A programmer is already a good designer
Yes, you are! You are already a pretty good designer. You already have the behaviour and qualities that is required to be a good designer. The problem is that there is a mindset that you, as a programmer, have which interferes with you getting started with visual designing. You need to shed some of that mindset and you will realise that you have many of the qualities which a budding designer struggles to develop.
Familiarity with technical challenges is a hindrance
When a programmers starts designing a product, she throws about a design on paper or wireframe it and goes about implementing it. When she is stuck somewhere while implementing because the design she made before is too damn difficult or the complexity of the program increases, she goes back and changes the design to suit her needs.
Do not do that!
Moreover, while designing in the first phase, because she knows all about data models and tech stuff, this subconsciously affects her design. A programmer has to fight these instincts when she is starting out.
Data Models clout Design
Data Modelling is the bread and butter of a good programmer. Designing software is all about nailing the data models correctly - this makes the code clear and understandable. This data-model approach is so natural to a programmer that this thought often creeps in when she goes about doing the visual design.
Programmers hate duplication and redundancy religiously. Design often does not work that way. Design is natural - information should be present where it is most expected even though there is duplication.
Data Models are out. Use cases are in.
Design is not Art
When a programmer asks a designer how to go about starting to design, the common response is Observe things, Notice the details, Copy the stuff you like. Though this is good advice, but it is downright useless to the programmer’s logical mind. She needs a proper logical route to get her thinking. That’s how our minds work. This response is often called art oriented advice.
This puts a misconception in the programmer’s mind that design is a commercial spawn of Art. This is not true - if anyone tells otherwise, ignore them.
Design is a discipline just like engineering. Though there are major differences in the two disciplines, but they both are disciplines nevertheless and can be learned.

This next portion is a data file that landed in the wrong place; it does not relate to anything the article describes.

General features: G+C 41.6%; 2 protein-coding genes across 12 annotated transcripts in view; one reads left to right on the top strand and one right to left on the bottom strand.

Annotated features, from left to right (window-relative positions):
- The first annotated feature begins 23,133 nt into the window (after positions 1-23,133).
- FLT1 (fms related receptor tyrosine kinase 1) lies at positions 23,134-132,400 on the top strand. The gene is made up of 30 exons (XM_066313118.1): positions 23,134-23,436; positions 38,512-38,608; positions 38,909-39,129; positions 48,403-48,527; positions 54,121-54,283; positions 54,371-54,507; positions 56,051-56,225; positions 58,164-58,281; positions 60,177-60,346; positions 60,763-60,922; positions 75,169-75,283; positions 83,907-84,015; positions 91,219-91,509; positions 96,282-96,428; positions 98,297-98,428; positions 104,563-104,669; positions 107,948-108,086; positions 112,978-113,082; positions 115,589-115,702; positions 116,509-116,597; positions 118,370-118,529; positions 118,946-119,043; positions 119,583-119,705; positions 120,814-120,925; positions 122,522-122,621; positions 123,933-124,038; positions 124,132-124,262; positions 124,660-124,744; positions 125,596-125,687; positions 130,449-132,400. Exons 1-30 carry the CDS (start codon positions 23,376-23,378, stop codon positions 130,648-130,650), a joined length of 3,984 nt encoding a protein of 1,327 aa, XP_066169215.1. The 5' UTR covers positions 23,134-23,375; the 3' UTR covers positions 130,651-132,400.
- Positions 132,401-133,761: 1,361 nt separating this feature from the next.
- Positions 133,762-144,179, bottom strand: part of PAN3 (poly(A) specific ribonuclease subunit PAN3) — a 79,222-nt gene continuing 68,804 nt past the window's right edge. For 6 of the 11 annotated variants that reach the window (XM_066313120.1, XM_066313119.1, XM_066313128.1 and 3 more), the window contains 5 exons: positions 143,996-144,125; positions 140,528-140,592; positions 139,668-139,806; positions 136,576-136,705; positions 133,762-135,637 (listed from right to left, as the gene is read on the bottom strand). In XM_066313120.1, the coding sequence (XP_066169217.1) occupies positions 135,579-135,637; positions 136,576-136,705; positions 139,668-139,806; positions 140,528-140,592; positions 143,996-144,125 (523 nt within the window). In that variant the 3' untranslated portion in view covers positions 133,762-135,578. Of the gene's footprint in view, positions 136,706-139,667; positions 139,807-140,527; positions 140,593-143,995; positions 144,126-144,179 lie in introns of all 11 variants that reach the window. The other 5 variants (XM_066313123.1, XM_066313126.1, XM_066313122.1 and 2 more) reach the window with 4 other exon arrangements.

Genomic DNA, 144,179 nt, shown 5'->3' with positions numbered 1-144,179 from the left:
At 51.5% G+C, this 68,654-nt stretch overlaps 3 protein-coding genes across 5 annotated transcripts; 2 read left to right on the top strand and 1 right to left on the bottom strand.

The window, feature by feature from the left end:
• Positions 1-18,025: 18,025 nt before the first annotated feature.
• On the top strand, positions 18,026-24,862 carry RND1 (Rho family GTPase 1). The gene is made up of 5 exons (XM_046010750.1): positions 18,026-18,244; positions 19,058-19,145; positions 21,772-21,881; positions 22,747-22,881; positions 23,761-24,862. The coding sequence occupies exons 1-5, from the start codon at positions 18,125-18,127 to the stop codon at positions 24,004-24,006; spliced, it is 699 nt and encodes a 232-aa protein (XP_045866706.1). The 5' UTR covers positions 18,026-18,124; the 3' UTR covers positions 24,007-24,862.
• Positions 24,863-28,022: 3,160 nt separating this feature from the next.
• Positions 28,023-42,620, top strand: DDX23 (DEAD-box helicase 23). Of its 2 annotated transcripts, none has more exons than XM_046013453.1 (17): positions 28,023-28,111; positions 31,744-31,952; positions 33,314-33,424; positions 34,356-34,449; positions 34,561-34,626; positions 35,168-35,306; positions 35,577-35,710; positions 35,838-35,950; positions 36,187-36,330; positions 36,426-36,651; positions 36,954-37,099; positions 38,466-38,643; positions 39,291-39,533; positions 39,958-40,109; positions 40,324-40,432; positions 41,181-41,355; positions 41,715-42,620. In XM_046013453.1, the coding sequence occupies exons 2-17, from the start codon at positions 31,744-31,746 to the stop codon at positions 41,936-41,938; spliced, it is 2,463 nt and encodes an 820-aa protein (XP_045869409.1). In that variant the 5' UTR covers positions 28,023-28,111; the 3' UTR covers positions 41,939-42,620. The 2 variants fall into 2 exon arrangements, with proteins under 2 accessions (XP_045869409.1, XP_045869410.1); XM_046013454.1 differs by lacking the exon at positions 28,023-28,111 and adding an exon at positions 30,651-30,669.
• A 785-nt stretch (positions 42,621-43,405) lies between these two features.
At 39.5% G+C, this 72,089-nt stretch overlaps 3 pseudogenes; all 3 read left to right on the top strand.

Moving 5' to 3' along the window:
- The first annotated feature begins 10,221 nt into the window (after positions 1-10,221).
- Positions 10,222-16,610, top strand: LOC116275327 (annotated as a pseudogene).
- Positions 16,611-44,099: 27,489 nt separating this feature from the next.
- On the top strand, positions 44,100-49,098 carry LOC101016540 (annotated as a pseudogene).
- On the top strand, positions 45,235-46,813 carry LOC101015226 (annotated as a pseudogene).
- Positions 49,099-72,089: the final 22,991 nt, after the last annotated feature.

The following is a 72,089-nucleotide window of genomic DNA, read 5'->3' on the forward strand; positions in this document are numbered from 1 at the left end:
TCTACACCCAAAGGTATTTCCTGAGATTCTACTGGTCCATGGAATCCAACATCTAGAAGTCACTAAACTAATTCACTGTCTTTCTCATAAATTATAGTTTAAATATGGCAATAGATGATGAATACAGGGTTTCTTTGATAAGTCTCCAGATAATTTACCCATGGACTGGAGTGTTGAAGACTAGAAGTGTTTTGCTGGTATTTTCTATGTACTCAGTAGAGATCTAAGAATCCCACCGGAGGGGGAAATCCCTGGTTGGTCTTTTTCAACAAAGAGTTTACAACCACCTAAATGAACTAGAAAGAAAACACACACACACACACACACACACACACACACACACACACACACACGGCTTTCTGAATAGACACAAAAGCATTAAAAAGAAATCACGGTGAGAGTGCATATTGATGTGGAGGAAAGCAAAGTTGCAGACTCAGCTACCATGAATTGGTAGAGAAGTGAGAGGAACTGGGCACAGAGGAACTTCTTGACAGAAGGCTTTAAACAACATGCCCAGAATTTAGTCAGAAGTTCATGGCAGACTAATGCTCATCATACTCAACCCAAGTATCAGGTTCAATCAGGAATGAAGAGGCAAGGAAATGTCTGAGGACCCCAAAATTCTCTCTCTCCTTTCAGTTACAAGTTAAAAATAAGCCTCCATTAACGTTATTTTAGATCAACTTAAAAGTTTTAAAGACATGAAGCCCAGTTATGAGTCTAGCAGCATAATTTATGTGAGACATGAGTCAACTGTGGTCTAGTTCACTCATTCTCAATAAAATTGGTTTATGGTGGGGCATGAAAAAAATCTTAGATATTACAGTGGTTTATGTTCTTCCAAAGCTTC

Programmers are already good designers. What applies to software design readily applies to visual design as well. You have to recognise the bridge.
Programmers are already creative
Creativity and Innovation are different. Creativity is not a eureka moment that comes in bursts of brilliance.
Creativity is the ability to create things which can be shown, used and discussed upon. Programmers have been doing that for ages. We are already among the most creative people, maybe more than the creative professionals.
Think about how you create software and apply the same spark of creativity when doing visual design.
Your systematic mind is the best thing you have
You have an uncanny ability to be systematic when writing code. You are systematic in the sense that you know how systems work - how changing one line in one file will affect another line in another file.
Budding designers struggle with having a systematic mind because relating two things together is difficult. Perhaps the most difficult thing in designing. If I tell a designer to design me a button (and this is a true story), she will design a breathtakingly beautiful button without asking any other questions. But then it does not go well with the page.
Design is about giving relative importance to elements on the page - it is goal-oriented. Some things need to be more prominent than others (if other elements are necessary to begin with) for the user to achieve the goal.
A programmer relates things better. She already relates files, databases, webservers all together. She is already in a position to efficiently design.
Freaky attention to detail
The talk about attention to detail in design is particularly new. Think about yourself. You have been paying attention to every variable name, every whitespace, every comment that you write since the day you started programming.
I would be surprised if designers are not surprised by the programmers’ attention to detail. The same attention to detail should reflect when you are designing visually. Attention to detail comes naturally to you when you are writing code because you have doing it for so long.
The devil is in the details.